Prizeworthy : Literary Fiction Awards

Here we are in the middle of literary awards season. The Nobel, the Booker, the Pulitzer, and here in Canada the Giller, the Governor General’s Awards and many more. (Just in time for Christmas.)

Why are there so many of these awards? And why are most of them for so-called “literary” fiction? There are a few awards for genre fiction, such as the Nebula Award for science fiction and the Golden Dagger Award for crime fiction, but they don’t have the profile of the literary prizes.

I think the answer has to do with a fundamental difference between literary fiction and genre fiction. Genre fiction is self-serve. Everyone knows what to expect from a book labelled “mystery” or “romance” or “science fiction,” but literary fiction is random. It can be about anything or nothing. It’s idiosyncratic and nuanced, full of symbols and allusions, and often ends ambiguously. A degree in creative writing may be useful for reading as well as writing it. Lit-fic is popular among book clubs whose discussions use words like Zeitgeist and oeuvre.

However intimidating, literary fiction has the allure (for some) of the Higher Arts. One cannot swim in this rarefied sea unaided. Readers need expert guidance in the pathless country of lit-fic. Newspapers and mainstream magazines such as Time or Maclean’s used to have book sections, but they are becoming scarce.  More and more, the critics’ seal of approval takes the form of the literary award. Once the annual crop of awards is out, those who wish to be known as “well-read” know exactly which books to buy and read (or at least skim). A recent clever development is the announcement of long-lists and shortlists in the run-up to an award, so the benefits of the awards may be spread among more authors (and their publishers).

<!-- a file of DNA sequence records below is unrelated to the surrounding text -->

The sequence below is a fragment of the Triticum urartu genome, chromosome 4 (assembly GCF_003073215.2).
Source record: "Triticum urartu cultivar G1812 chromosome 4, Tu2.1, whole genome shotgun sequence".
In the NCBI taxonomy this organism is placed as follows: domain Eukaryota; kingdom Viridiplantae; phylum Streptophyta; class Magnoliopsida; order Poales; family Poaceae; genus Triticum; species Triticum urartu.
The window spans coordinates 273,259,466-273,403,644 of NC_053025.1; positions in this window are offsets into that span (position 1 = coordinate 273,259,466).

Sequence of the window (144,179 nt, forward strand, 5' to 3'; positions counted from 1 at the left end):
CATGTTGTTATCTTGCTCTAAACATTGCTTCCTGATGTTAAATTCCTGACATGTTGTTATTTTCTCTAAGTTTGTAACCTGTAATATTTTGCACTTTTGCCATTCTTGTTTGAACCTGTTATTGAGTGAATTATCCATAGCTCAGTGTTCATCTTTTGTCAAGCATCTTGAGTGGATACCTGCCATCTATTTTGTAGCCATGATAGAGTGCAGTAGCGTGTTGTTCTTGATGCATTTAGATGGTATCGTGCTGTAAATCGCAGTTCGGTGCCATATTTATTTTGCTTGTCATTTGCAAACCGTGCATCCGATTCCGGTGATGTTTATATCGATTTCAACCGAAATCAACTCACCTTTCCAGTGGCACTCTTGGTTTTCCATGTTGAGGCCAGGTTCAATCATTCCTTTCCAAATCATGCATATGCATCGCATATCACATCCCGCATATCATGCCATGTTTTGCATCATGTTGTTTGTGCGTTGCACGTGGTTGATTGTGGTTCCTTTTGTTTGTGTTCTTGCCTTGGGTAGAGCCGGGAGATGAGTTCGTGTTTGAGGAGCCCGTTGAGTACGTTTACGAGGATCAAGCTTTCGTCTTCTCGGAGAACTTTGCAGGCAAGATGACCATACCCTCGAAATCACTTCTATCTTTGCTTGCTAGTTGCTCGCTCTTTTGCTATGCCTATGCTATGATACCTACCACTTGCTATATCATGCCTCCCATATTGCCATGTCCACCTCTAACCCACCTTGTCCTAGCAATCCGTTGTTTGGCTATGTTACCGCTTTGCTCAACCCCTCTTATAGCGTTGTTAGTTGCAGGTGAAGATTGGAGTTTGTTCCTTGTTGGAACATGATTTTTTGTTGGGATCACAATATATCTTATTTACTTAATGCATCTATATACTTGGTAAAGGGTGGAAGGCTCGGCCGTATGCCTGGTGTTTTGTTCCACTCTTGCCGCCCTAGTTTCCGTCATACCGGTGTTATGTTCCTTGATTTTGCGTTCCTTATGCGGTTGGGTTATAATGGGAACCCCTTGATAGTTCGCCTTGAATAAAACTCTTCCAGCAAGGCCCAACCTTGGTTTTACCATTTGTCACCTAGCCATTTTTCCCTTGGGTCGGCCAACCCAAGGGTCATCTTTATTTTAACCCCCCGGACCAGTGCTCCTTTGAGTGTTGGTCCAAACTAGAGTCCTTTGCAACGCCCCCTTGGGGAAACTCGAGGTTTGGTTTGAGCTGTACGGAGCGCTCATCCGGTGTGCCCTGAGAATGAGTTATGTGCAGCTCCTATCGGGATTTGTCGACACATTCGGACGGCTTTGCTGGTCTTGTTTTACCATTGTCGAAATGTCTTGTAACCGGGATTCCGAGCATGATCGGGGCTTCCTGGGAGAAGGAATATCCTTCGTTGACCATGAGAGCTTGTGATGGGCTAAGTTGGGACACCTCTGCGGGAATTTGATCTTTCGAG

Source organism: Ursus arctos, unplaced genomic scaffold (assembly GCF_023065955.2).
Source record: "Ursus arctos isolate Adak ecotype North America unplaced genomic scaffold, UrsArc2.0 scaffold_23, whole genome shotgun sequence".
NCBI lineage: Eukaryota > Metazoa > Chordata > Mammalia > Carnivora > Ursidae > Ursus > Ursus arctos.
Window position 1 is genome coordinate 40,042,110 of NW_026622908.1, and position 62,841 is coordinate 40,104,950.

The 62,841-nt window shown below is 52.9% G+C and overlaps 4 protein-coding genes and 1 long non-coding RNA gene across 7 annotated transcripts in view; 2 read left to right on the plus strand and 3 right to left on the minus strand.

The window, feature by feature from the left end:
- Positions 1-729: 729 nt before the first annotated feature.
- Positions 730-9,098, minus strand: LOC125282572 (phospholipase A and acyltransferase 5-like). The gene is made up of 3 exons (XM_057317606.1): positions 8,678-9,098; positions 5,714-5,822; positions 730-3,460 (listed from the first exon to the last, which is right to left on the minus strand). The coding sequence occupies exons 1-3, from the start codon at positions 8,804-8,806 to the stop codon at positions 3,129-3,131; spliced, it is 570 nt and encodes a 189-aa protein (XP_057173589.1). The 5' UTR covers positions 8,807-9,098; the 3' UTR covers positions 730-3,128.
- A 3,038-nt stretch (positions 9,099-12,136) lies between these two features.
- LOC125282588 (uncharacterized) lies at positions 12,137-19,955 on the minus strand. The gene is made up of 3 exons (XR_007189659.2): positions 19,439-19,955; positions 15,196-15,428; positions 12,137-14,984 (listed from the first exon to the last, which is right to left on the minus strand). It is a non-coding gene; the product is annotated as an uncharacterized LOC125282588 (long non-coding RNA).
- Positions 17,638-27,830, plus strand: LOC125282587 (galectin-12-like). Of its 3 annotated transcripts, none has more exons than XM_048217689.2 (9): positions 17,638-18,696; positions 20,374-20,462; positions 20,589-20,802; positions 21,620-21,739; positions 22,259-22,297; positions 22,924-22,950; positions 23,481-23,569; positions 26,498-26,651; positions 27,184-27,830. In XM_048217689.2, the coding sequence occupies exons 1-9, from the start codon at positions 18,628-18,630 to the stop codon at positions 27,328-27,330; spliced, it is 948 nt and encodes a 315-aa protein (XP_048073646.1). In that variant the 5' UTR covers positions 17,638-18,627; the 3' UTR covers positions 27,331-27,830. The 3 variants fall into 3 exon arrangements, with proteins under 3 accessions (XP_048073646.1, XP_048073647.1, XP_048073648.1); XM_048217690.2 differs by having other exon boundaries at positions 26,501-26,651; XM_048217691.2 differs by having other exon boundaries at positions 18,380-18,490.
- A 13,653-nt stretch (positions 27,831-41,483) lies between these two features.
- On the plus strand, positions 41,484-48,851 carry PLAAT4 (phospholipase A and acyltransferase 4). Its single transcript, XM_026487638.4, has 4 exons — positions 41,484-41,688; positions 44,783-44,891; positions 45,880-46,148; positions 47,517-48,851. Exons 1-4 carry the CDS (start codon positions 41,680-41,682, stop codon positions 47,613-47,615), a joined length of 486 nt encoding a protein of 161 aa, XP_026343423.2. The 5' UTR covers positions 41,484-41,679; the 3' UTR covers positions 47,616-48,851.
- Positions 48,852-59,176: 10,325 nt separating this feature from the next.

But what about self-published literary fiction? Most successful indie authors write and publish genre fiction. Is being “literary” the kiss of death to a self-published book? In the world of indie authors, there are no high-profile awards, backed by financial institutions and bestowed by panels of Eminent Writers. No one is telling the reading public, “This is the indie book everyone should read,” condemning to eternal obscurity many an artfully-written work expressing the anomie of a disaffected protagonist in an indifferent world.

 

Advertisements

2 comments

  1. I fully admit that I don’t know much about literary fiction, but it seems to me at this point in time that the best bet for a literary novel would be to get it traditionally published. Readers of self-published books tend to be genre readers, so genre fiction is what sells. That might change in the future, but right now I’m pretty sure traditional publishing is the way to go if your book is literary.

    Like

  2. In a perfect world, yes, trad pub would be the way to go. You’d be in that milieu of literary awards and other mechanisms that declare you one of the anointed, etc. But literary publishers seem to be just as reluctant as any others to take on more new authors. I’m thinking new mechanisms for getting self-pubbed literary fiction will evolve. A point I ignored in my post was that lots of genre fiction books are written in a literary style, combining the complexity and ornamentation of literary writing with (hopefully) engaging plots.

    Like

What do you think? Opinions welcome!

Fill in your details below or click an icon to log in:

WordPress.com Logo

You are commenting using your WordPress.com account. Log Out / Change )

Twitter picture

You are commenting using your Twitter account. Log Out / Change )

Facebook photo

You are commenting using your Facebook account. Log Out / Change )

Google+ photo

You are commenting using your Google+ account. Log Out / Change )

Connecting to %s